By Tracy Kadesa |
Youths have emerged at the forefront of online activism and citizen journalism in Kenya. During a December 2016 to March 2017 strike by doctors, young doctors shared their grievances online, ranging from lack of resources in government hospitals to inadequate staffing and poor compensation. One of the stories was that of Dr. Ouma Oluga, the secretary general of the Kenya Medical Practitioners, Pharmacists and Dentists Union, who shared how he had to perform a caesarean section using a torch on his mobile phone due to a power outage. He was only 27 at the time.
Ahead of Kenya’s elections scheduled for August 2017, there have been increased calls for young Kenyans to participate in related processes and vote as a means of positively influencing concerns such as the high rates of unemployment. According to a 2016 World Bank report, Kenya has among the highest youth unemployment rates in Africa.
Against this background, on May 9-10, 2017, the Collaboration on International ICT Policy for East and Southern Africa (CIPESA) convened 30 youth and civil society activists to explore rights and responsibilities, as well as effective and secure ways to engage in the country’s governance processes including through ICT.
The workshop raised awareness about various ICT-based initiatives that have given Kenyan youths an opportunity to regularly discuss issues and analyse the manifestos of candidates running for elective posts. For instance, SiasaPlace runs weekly Twitter chats using #SiasaWednesday with the aim of amplifying women and youth voices. Siasa Place is a hub and co-working space that is passionate about engaging youth and women on civic agency.
Tribeless Youth is another vibrant movement that uses Twitter to engage youth in governance. Ongoing discussions facilitated by #TribelessYouth include #MeetTheNewCandidates where first-time political candidates, mostly youthful ones, are given an opportunity to present what they plan to deliver if elected come August.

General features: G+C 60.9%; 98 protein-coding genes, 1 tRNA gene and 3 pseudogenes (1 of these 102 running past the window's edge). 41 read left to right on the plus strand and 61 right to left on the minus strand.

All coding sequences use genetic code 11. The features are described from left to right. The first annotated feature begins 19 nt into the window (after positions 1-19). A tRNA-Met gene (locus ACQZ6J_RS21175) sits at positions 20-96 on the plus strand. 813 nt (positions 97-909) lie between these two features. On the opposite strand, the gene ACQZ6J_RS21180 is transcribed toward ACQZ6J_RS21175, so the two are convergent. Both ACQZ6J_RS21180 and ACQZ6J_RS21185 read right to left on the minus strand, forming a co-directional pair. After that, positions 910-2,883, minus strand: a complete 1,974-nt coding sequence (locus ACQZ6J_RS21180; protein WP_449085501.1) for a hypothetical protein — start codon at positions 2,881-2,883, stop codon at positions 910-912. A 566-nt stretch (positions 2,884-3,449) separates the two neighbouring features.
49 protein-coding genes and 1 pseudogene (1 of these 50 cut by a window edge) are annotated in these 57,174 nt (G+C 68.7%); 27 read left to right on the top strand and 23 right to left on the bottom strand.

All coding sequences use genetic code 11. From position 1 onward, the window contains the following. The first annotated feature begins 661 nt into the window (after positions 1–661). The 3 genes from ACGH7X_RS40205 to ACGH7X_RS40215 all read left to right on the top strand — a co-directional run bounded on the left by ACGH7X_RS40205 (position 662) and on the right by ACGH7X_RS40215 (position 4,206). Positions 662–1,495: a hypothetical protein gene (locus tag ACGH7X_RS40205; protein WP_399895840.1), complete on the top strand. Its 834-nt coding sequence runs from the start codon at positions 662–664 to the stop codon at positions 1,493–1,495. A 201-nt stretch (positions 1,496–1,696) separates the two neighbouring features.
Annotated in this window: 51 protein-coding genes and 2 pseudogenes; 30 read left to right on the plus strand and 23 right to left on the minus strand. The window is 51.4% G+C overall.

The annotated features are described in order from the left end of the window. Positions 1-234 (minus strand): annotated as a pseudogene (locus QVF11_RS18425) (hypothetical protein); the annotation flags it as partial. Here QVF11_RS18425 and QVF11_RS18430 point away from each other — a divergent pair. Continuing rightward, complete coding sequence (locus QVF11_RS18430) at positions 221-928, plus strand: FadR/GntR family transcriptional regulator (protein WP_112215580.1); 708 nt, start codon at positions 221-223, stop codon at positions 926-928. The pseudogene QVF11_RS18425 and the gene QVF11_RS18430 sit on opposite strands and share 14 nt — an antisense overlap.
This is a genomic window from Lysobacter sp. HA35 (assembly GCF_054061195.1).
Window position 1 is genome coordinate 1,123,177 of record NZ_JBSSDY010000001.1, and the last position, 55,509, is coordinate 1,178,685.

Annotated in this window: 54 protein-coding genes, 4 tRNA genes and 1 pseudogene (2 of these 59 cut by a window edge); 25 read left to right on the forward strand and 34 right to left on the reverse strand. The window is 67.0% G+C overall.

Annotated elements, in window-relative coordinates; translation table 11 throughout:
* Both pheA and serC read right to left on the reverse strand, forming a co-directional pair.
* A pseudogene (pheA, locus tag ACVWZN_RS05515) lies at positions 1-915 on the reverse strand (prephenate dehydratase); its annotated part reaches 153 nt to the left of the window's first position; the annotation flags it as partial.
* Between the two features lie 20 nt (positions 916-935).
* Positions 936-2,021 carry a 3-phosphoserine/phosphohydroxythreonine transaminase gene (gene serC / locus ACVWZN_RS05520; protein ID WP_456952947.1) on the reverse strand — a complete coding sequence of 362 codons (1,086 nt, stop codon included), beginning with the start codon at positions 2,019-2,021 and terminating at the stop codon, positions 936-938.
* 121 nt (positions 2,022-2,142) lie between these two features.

Other youth-led initiatives that participated in the workshop included Fatuma’s Voice, a youth empowerment organisation, and Centre for Public Engagement & Social Economic Affairs Kenya (CPESEAK), which works on promoting youth participation in social accountability. Irungu Houghton of Society for International Development; Kenya Dialogues Project (KDP) participated as guest speaker and highlighted KDP’s commitment to advancing youth leadership in Kenya.
The workshop also explored government efforts to motivate the youth to participate in the August 2017 general elections through an initiative dubbed Y-VOTE (Youth Vote). The initiative spearheaded by the Independent Electoral and Boundaries Commission (IEBC) in partnership with the International Foundation for Electoral systems (IFES) leverages social media and on-ground activations to mobilise 18-29 year olds to vote come August 8. The campaign was launched on June 20, 2017 and run to late July.
Participants in the workshop explored ways of leveraging the various civic agency and elections-related initiatives to exercise their rights but also champion a peaceful electioneering period through online activism. Furthermore, discussions entailed digital safety tools and practices to facilitate secure communications.
The participants agreed that they were “no longer leaders of tomorrow but of today” and it was therefore their duty to zealously participate in governance processes towards improved livelihoods. See more insights in video below.
The youth in governance in Kenya workshop was organised in the context of the ICT4Democracy in East Africa initiative which is aimed at leveraging ICT to promote civic participation, democratic governance and respect for human rights.
By Tracy Kadesa |